The Hottest Industry of 2010
Surveying the Digital TV Battleground
The wave of digital TV upgrades sweeping across Europe, the U.S. and Japan is coming to Taiwan. With electronics, telecom, and media giants on board, the battle for this NT$800 billion market heats up. Who will emerge on top in this visual revolution?
Surveying the Digital TV BattlegroundBy Benjamin Chiang, Elaine Huang
From CommonWealth Magazine (vol. 437 )
Last quarter saw a frenzy of merger/acquisition and joint venture activity among Taiwan's Big Five electronics firms (Foxconn, Quanta, Compal, ASUS and BenQ).
In September global electronic manufacturing services (EMS) leader Foxconn acquired a Mexican assembly plant from Sony, the world's number two maker of liquid crystal display (LCD) televisions. This transpired as Wistron Corp., a key contract manufacturer of Sony LCD TV sets and the world's number three OEM notebook computer maker, accelerated its pace of investment in China's Zhongshan LCD TV Manufacturing Zone.
In October, number four OEM notebook maker Inventec announced a joint venture with leading global LCD monitor manufacturer Groundjay Digi-Tech aimed at breaking into the large-screen television market.
On the heels of subsidiary Innolux Display Corp.'s acquisition of small-format display panel maker TPO Displays Corp., in November Foxconn announced Innolux would acquire Chimei, Taiwan's number two display panel maker. Just like that, the new Chimei Innolux Corp. displaces AU Optronics as Taiwan's number one maker of flat-panel displays.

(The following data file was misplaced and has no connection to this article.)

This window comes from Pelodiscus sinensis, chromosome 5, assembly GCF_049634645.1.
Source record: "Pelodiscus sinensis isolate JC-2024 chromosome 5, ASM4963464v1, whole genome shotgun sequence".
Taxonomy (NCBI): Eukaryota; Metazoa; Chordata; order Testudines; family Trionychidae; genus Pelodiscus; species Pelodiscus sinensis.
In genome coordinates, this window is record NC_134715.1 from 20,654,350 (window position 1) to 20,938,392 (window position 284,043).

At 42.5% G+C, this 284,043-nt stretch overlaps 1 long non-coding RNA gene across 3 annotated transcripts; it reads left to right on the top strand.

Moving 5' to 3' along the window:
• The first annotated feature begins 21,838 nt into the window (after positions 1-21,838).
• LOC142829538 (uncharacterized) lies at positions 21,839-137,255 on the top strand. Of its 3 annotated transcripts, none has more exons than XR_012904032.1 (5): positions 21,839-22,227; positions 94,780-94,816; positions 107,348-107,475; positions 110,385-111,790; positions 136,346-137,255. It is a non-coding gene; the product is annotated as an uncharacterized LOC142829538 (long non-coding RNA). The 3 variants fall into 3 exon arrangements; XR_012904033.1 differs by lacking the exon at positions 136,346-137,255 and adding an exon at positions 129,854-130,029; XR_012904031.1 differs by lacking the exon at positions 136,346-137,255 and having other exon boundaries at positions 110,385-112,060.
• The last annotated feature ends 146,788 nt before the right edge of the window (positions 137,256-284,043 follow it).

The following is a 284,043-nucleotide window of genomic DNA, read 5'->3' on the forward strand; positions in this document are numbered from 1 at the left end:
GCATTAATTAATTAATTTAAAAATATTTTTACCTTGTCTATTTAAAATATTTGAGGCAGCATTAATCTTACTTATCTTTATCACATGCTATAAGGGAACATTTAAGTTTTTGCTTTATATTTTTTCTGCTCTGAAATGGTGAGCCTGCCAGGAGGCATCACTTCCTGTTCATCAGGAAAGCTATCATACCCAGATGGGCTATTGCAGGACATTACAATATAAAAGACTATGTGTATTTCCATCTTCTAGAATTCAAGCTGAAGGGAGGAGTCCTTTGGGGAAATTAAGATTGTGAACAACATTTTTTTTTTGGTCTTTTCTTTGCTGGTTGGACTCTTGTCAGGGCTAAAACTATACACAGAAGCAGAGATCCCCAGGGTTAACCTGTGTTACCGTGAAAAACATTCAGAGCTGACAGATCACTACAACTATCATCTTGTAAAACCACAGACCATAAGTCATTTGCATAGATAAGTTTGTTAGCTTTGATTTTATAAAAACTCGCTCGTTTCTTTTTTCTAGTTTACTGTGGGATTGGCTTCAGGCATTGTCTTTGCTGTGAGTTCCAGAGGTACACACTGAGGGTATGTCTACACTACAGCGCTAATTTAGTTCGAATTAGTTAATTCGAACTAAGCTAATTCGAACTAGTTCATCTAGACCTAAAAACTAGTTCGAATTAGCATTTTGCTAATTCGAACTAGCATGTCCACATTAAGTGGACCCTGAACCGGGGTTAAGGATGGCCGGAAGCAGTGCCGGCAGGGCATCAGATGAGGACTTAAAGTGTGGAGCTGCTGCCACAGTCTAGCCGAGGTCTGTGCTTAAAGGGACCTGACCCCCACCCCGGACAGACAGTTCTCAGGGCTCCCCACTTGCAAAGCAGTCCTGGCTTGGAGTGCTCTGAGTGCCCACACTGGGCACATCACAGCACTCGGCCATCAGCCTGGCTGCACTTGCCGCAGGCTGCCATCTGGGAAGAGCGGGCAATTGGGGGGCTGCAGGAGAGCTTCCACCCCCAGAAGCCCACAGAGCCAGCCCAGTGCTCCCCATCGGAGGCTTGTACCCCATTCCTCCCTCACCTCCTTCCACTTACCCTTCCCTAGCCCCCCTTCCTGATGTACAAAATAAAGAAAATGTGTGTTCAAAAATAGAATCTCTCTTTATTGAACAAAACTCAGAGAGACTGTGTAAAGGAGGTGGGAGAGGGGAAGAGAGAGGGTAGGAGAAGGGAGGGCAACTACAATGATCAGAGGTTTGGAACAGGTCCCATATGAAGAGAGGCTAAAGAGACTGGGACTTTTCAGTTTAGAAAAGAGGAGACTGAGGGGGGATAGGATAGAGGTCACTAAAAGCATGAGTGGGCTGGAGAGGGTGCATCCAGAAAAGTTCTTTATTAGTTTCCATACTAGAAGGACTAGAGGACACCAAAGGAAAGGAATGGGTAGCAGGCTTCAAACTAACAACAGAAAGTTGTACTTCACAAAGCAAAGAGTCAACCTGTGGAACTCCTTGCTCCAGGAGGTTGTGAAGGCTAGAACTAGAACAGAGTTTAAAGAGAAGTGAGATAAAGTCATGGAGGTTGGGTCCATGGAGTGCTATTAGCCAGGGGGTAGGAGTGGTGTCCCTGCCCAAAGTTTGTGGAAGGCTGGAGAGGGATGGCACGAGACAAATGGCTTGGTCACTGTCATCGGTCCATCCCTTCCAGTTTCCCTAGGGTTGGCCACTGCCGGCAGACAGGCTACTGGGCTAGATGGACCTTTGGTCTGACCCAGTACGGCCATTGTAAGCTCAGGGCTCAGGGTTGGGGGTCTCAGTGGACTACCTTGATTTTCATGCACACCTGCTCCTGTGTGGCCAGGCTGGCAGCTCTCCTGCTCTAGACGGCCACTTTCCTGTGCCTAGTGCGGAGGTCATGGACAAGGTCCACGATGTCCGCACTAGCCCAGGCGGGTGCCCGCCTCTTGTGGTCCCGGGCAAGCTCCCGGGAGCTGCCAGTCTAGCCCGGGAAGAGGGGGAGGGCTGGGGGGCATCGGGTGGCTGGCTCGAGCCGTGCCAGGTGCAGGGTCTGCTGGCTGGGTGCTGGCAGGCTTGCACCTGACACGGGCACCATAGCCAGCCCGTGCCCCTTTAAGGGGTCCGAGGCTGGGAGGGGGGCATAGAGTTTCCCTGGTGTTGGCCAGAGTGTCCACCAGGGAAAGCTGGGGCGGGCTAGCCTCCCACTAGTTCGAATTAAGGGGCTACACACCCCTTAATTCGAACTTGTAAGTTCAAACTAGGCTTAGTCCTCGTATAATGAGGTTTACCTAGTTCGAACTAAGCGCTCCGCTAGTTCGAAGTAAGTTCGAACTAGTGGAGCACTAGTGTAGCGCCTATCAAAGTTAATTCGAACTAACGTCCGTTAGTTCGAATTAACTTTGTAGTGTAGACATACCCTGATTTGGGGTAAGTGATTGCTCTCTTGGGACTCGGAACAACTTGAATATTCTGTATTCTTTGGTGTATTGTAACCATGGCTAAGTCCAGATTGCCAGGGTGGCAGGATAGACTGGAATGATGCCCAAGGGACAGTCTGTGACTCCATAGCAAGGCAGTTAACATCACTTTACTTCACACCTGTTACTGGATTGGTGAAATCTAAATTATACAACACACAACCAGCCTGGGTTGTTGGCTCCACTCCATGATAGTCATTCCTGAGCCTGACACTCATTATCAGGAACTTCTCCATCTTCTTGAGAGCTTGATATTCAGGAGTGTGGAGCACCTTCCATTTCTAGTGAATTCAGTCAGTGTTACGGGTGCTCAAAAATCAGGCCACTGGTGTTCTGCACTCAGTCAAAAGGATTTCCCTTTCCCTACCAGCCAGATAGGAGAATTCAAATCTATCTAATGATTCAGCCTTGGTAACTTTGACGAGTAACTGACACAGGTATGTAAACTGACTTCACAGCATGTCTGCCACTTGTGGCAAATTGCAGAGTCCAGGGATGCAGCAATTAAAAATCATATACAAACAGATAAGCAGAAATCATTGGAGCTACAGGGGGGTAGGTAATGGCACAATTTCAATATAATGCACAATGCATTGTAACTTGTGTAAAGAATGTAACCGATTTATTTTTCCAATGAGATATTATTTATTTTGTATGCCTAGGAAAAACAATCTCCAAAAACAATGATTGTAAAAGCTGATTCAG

Not to be outdone, Quanta Chairman Barry Lam, who in the past has had something of a love-hate relationship with Foxconn chief Terry Gou, has quietly brought aboard ETTV News Executive Vice President, Chen Hao, and a number of other television industry veterans to begin early preparations for the impending television wars in the days to come.
With so much going on on-stage, those watching the swirl of activity from the audience can't help but ask: What exactly is the impetus behind the bold moves of these Taiwan industry leaders?
The driving force behind the intensified actions of the Big Five electronics firms is that TV set in your living room.
Opportunity: visual revolution stirs TV-related stocks
"How much information can a person view in one day? The future revolution in IT must be visually integrated, and Foxconn is doing advance preparation for that visual revolution," asserts Terry Gou. The Foxconn Chairman recently addressed these remarks to top corporate executives at a meeting called to discuss future investment direction, ultimately indicating that the television industry, in addition to notebook computers, will be the engine driving the next wave of corporate growth.